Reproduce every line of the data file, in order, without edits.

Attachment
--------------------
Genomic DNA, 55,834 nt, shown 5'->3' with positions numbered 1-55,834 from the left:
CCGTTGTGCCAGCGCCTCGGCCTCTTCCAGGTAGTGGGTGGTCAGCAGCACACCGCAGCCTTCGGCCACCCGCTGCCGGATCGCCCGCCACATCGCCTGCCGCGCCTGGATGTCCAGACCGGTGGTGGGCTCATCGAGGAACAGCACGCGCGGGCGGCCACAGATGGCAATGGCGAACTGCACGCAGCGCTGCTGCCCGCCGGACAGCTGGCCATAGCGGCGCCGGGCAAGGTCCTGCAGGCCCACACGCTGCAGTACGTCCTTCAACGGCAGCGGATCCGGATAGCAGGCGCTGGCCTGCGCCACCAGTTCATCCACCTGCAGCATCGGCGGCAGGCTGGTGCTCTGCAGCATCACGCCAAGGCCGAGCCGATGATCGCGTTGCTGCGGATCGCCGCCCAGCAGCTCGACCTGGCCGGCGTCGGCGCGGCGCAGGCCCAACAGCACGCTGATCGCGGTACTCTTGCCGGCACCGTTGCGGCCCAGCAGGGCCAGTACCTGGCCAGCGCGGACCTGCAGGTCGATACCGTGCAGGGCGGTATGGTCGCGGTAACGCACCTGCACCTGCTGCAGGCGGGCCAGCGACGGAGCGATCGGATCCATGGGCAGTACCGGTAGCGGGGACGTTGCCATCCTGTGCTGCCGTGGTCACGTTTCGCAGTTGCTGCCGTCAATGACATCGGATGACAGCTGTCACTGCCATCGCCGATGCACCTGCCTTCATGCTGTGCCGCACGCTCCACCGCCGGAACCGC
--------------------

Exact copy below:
Genomic DNA, 55,834 nt, shown 5'->3' with positions numbered 1-55,834 from the left:
CCGTTGTGCCAGCGCCTCGGCCTCTTCCAGGTAGTGGGTGGTCAGCAGCACACCGCAGCCTTCGGCCACCCGCTGCCGGATCGCCCGCCACATCGCCTGCCGCGCCTGGATGTCCAGACCGGTGGTGGGCTCATCGAGGAACAGCACGCGCGGGCGGCCACAGATGGCAATGGCGAACTGCACGCAGCGCTGCTGCCCGCCGGACAGCTGGCCATAGCGGCGCCGGGCAAGGTCCTGCAGGCCCACACGCTGCAGTACGTCCTTCAACGGCAGCGGATCCGGATAGCAGGCGCTGGCCTGCGCCACCAGTTCATCCACCTGCAGCATCGGCGGCAGGCTGGTGCTCTGCAGCATCACGCCAAGGCCGAGCCGATGATCGCGTTGCTGCGGATCGCCGCCCAGCAGCTCGACCTGGCCGGCGTCGGCGCGGCGCAGGCCCAACAGCACGCTGATCGCGGTACTCTTGCCGGCACCGTTGCGGCCCAGCAGGGCCAGTACCTGGCCAGCGCGGACCTGCAGGTCGATACCGTGCAGGGCGGTATGGTCGCGGTAACGCACCTGCACCTGCTGCAGGCGGGCCAGCGACGGAGCGATCGGATCCATGGGCAGTACCGGTAGCGGGGACGTTGCCATCCTGTGCTGCCGTGGTCACGTTTCGCAGTTGCTGCCGTCAATGACATCGGATGACAGCTGTCACTGCCATCGCCGATGCACCTGCCTTCATGCTGTGCCGCACGCTCCACCGCCGGAACCGC